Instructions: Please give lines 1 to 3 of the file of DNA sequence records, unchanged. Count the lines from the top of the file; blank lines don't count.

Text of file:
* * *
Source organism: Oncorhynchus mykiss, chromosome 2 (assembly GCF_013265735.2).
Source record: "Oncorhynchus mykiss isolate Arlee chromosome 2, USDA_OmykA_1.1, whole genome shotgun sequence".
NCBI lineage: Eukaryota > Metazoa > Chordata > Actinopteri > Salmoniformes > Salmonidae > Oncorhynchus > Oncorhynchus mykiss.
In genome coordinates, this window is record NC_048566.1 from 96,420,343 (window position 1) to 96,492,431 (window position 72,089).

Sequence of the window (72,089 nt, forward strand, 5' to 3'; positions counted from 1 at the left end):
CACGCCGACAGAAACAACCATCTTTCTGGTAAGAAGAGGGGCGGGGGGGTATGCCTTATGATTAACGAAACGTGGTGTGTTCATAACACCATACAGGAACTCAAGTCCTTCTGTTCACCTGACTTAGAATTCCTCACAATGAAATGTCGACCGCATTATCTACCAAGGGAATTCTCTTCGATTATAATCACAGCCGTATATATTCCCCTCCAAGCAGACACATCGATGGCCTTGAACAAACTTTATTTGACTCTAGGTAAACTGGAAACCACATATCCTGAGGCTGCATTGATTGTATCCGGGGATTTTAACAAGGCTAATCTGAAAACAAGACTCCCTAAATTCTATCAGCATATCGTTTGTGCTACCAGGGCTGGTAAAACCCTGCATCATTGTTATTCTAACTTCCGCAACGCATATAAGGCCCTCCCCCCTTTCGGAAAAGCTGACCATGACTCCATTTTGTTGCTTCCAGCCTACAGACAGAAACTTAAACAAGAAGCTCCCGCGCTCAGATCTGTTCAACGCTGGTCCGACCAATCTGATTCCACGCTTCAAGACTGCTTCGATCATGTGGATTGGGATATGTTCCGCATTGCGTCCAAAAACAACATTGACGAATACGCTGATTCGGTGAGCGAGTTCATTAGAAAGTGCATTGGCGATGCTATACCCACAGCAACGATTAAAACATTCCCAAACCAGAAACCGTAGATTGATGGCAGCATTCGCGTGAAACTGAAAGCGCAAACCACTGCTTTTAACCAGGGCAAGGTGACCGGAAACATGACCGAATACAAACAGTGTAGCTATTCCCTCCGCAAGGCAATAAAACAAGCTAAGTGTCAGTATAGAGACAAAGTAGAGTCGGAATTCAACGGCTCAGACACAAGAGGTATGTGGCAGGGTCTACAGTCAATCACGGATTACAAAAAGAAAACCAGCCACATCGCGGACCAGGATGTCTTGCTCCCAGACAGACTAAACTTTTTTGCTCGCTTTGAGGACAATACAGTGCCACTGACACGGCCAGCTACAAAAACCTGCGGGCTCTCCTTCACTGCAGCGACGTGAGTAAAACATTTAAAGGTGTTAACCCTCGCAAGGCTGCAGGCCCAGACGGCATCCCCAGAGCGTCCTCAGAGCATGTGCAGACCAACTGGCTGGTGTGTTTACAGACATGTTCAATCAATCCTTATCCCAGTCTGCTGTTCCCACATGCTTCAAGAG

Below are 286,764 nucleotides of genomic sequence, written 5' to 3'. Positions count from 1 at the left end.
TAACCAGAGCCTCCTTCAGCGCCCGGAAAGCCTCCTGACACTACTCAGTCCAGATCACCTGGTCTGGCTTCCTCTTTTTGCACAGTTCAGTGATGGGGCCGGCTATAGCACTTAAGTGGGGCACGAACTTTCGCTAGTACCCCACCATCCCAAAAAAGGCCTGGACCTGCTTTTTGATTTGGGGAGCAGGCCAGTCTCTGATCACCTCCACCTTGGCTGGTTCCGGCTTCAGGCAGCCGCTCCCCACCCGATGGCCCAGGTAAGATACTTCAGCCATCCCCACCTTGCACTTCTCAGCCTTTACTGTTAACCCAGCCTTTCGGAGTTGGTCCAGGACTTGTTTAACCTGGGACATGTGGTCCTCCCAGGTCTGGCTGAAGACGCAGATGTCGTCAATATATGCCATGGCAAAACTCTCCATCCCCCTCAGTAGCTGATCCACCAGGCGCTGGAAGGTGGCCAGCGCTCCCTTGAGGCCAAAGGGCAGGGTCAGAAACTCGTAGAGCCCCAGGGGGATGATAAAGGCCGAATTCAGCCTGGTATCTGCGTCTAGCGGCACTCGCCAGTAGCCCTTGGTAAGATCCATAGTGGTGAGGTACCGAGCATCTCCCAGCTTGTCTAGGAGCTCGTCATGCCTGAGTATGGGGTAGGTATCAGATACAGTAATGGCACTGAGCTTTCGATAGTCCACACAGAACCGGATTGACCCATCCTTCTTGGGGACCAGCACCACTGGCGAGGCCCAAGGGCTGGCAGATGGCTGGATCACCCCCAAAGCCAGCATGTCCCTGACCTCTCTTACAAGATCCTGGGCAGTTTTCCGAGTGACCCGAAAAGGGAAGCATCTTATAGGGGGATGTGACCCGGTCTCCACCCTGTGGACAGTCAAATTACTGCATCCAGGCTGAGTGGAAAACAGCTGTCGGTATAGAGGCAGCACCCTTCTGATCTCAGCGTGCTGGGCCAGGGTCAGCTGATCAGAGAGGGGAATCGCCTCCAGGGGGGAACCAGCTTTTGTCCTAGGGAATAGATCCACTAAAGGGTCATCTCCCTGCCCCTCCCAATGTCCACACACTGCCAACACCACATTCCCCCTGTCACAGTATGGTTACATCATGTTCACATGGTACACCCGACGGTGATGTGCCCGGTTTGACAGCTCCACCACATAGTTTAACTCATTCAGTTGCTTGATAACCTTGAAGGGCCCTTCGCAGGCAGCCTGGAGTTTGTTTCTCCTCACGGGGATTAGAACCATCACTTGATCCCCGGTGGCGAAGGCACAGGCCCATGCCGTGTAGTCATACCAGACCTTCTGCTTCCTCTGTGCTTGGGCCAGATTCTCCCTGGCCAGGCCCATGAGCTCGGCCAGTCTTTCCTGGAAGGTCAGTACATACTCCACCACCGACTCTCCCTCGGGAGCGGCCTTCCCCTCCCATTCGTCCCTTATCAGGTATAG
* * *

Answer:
Source organism: Oncorhynchus mykiss, chromosome 2 (assembly GCF_013265735.2).
Source record: "Oncorhynchus mykiss isolate Arlee chromosome 2, USDA_OmykA_1.1, whole genome shotgun sequence".
NCBI lineage: Eukaryota > Metazoa > Chordata > Actinopteri > Salmoniformes > Salmonidae > Oncorhynchus > Oncorhynchus mykiss.